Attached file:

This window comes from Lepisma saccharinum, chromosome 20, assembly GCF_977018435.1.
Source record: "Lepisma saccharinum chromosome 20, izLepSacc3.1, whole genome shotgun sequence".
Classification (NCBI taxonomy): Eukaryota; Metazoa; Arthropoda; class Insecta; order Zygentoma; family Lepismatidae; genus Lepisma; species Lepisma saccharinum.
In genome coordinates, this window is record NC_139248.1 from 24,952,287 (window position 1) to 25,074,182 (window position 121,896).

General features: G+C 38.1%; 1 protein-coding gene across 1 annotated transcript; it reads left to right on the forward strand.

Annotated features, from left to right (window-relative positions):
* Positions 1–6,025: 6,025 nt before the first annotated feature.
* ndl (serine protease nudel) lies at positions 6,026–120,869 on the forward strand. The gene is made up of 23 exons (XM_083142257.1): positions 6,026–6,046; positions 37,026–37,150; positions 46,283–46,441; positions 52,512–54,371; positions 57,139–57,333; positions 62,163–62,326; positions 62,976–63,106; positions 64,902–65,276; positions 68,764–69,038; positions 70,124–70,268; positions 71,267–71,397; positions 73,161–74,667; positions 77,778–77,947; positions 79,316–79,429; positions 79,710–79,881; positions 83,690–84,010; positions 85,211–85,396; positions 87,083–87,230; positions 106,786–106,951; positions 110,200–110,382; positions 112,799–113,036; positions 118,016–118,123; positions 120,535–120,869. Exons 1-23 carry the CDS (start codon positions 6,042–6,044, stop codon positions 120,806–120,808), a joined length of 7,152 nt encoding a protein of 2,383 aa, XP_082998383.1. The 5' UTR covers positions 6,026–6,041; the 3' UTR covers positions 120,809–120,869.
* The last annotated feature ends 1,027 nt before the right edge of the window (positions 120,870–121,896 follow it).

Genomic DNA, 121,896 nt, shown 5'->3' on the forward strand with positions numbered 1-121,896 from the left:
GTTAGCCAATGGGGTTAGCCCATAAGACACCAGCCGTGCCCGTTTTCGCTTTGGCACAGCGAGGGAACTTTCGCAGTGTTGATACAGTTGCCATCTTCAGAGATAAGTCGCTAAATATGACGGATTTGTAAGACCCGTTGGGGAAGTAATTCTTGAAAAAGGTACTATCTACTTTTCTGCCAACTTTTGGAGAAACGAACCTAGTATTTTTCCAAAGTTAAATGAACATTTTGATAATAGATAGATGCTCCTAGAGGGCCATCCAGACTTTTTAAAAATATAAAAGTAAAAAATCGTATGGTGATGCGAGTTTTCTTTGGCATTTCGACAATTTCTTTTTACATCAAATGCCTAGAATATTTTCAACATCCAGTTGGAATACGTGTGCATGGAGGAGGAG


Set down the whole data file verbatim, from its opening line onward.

This window comes from Lepisma saccharinum, chromosome 20, assembly GCF_977018435.1.
Source record: "Lepisma saccharinum chromosome 20, izLepSacc3.1, whole genome shotgun sequence".
Classification (NCBI taxonomy): Eukaryota; Metazoa; Arthropoda; class Insecta; order Zygentoma; family Lepismatidae; genus Lepisma; species Lepisma saccharinum.
In genome coordinates, this window is record NC_139248.1 from 24,952,287 (window position 1) to 25,074,182 (window position 121,896).

General features: G+C 38.1%; 1 protein-coding gene across 1 annotated transcript; it reads left to right on the forward strand.

Annotated features, from left to right (window-relative positions):
* Positions 1–6,025: 6,025 nt before the first annotated feature.
* ndl (serine protease nudel) lies at positions 6,026–120,869 on the forward strand. The gene is made up of 23 exons (XM_083142257.1): positions 6,026–6,046; positions 37,026–37,150; positions 46,283–46,441; positions 52,512–54,371; positions 57,139–57,333; positions 62,163–62,326; positions 62,976–63,106; positions 64,902–65,276; positions 68,764–69,038; positions 70,124–70,268; positions 71,267–71,397; positions 73,161–74,667; positions 77,778–77,947; positions 79,316–79,429; positions 79,710–79,881; positions 83,690–84,010; positions 85,211–85,396; positions 87,083–87,230; positions 106,786–106,951; positions 110,200–110,382; positions 112,799–113,036; positions 118,016–118,123; positions 120,535–120,869. Exons 1-23 carry the CDS (start codon positions 6,042–6,044, stop codon positions 120,806–120,808), a joined length of 7,152 nt encoding a protein of 2,383 aa, XP_082998383.1. The 5' UTR covers positions 6,026–6,041; the 3' UTR covers positions 120,809–120,869.
* The last annotated feature ends 1,027 nt before the right edge of the window (positions 120,870–121,896 follow it).

Genomic DNA, 121,896 nt, shown 5'->3' on the forward strand with positions numbered 1-121,896 from the left:
GTTAGCCAATGGGGTTAGCCCATAAGACACCAGCCGTGCCCGTTTTCGCTTTGGCACAGCGAGGGAACTTTCGCAGTGTTGATACAGTTGCCATCTTCAGAGATAAGTCGCTAAATATGACGGATTTGTAAGACCCGTTGGGGAAGTAATTCTTGAAAAAGGTACTATCTACTTTTCTGCCAACTTTTGGAGAAACGAACCTAGTATTTTTCCAAAGTTAAATGAACATTTTGATAATAGATAGATGCTCCTAGAGGGCCATCCAGACTTTTTAAAAATATAAAAGTAAAAAATCGTATGGTGATGCGAGTTTTCTTTGGCATTTCGACAATTTCTTTTTACATCAAATGCCTAGAATATTTTCAACATCCAGTTGGAATACGTGTGCATGGAGGAGGAG